The Race Question  

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"Claude Lévi-Strauss was one of the architects of the first UNESCO declaration on race (1950) and author of Race and History (1952) and Race and Culture."--Sholem Stein

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Kunstformen der Natur (1904) by Ernst Haeckel
Kunstformen der Natur (1904) by Ernst Haeckel

The Race Question is a UNESCO statement issued on 18 July 1950 following World War II. The statement included both a scientific debunking of race theories and a moral condemnation of racism. It suggested in particular to "drop the term 'race' altogether and speak of "ethnic groups."

Signed by some of the leading researchers of the time, in the field of psychology, biology, cultural anthropology and ethnology, it questioned the foundations of scientific racist theories which had become very popular at the turn of the 20th century, alongside eugenics.

These racist theories had been a main influence of the Nazi racial policies and eugenics programme. The original statement was drafted by Ernest Beaglehole, Juan Comas, L. A. Costa Pinto, Franklin Frazier, sociologist specialised in race relations studies, Morris Ginsberg, founding chairperson of the British Sociological Association, Humayun Kabir, writer, philosopher and Education Minister of India twice, Claude Lévi-Strauss, one of the founders of ethnology and leading theorist of cultural relativism, and Ashley Montagu, anthropologist and author of The Elephant Man: A Study in Human Dignity, who was the rapporteur.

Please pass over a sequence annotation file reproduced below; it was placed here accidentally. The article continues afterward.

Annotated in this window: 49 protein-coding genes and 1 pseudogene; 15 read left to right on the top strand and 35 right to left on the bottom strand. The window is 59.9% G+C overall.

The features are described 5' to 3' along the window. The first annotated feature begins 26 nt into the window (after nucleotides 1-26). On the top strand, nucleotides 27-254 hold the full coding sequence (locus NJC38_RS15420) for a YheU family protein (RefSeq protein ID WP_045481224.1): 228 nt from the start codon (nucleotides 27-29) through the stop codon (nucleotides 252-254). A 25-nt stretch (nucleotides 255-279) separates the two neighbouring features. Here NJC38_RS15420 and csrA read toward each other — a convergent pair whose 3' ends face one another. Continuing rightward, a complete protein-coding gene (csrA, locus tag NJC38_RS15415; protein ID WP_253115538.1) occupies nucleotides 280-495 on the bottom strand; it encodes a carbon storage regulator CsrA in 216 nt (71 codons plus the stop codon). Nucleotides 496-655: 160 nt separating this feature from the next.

The text was then revised by Ashley Montagu following criticisms submitted by Hadley Cantril, E. G. Conklin, Gunnar Dahlberg, Theodosius Dobzhansky, author of Genetics and the Origin of Species (1937), L. C. Dunn, Donald Hager, Julian Huxley, first director of UNESCO and one of the many key contributors to neo-Darwinian synthesis, Otto Klineberg, Wilbert Moore, H. J. Muller, Gunnar Myrdal, author of An American Dilemma: The Negro Problem and Modern Democracy (1944), Joseph Needham, a biochemist specialist of Chinese science, and geneticist Curt Stern.

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